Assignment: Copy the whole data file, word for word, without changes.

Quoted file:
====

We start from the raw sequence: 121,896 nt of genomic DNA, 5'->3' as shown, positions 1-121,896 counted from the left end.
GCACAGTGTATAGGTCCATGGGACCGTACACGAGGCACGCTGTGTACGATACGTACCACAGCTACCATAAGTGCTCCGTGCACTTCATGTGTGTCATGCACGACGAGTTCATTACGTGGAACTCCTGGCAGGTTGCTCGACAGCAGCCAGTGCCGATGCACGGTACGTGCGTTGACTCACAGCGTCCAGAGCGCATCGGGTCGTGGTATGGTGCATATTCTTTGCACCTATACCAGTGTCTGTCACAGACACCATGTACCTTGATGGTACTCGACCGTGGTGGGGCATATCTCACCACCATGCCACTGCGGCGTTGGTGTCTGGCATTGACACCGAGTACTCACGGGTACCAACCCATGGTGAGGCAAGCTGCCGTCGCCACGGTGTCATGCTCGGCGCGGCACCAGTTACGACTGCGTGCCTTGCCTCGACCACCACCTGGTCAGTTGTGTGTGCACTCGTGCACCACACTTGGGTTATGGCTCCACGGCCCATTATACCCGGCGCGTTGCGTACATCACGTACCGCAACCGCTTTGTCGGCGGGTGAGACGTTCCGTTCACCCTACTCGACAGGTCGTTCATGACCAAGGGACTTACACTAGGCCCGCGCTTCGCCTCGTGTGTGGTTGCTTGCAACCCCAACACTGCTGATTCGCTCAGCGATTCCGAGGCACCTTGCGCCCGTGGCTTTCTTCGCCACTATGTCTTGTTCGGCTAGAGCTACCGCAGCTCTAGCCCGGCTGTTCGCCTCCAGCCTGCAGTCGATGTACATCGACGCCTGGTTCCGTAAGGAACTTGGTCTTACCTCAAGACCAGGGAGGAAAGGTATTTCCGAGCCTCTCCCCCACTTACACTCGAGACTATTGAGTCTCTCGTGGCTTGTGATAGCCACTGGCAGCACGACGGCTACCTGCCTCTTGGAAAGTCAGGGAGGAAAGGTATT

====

We start from the raw sequence: 121,896 nt of genomic DNA, 5'->3' as shown, positions 1-121,896 counted from the left end.
GCACAGTGTATAGGTCCATGGGACCGTACACGAGGCACGCTGTGTACGATACGTACCACAGCTACCATAAGTGCTCCGTGCACTTCATGTGTGTCATGCACGACGAGTTCATTACGTGGAACTCCTGGCAGGTTGCTCGACAGCAGCCAGTGCCGATGCACGGTACGTGCGTTGACTCACAGCGTCCAGAGCGCATCGGGTCGTGGTATGGTGCATATTCTTTGCACCTATACCAGTGTCTGTCACAGACACCATGTACCTTGATGGTACTCGACCGTGGTGGGGCATATCTCACCACCATGCCACTGCGGCGTTGGTGTCTGGCATTGACACCGAGTACTCACGGGTACCAACCCATGGTGAGGCAAGCTGCCGTCGCCACGGTGTCATGCTCGGCGCGGCACCAGTTACGACTGCGTGCCTTGCCTCGACCACCACCTGGTCAGTTGTGTGTGCACTCGTGCACCACACTTGGGTTATGGCTCCACGGCCCATTATACCCGGCGCGTTGCGTACATCACGTACCGCAACCGCTTTGTCGGCGGGTGAGACGTTCCGTTCACCCTACTCGACAGGTCGTTCATGACCAAGGGACTTACACTAGGCCCGCGCTTCGCCTCGTGTGTGGTTGCTTGCAACCCCAACACTGCTGATTCGCTCAGCGATTCCGAGGCACCTTGCGCCCGTGGCTTTCTTCGCCACTATGTCTTGTTCGGCTAGAGCTACCGCAGCTCTAGCCCGGCTGTTCGCCTCCAGCCTGCAGTCGATGTACATCGACGCCTGGTTCCGTAAGGAACTTGGTCTTACCTCAAGACCAGGGAGGAAAGGTATTTCCGAGCCTCTCCCCCACTTACACTCGAGACTATTGAGTCTCTCGTGGCTTGTGATAGCCACTGGCAGCACGACGGCTACCTGCCTCTTGGAAAGTCAGGGAGGAAAGGTATT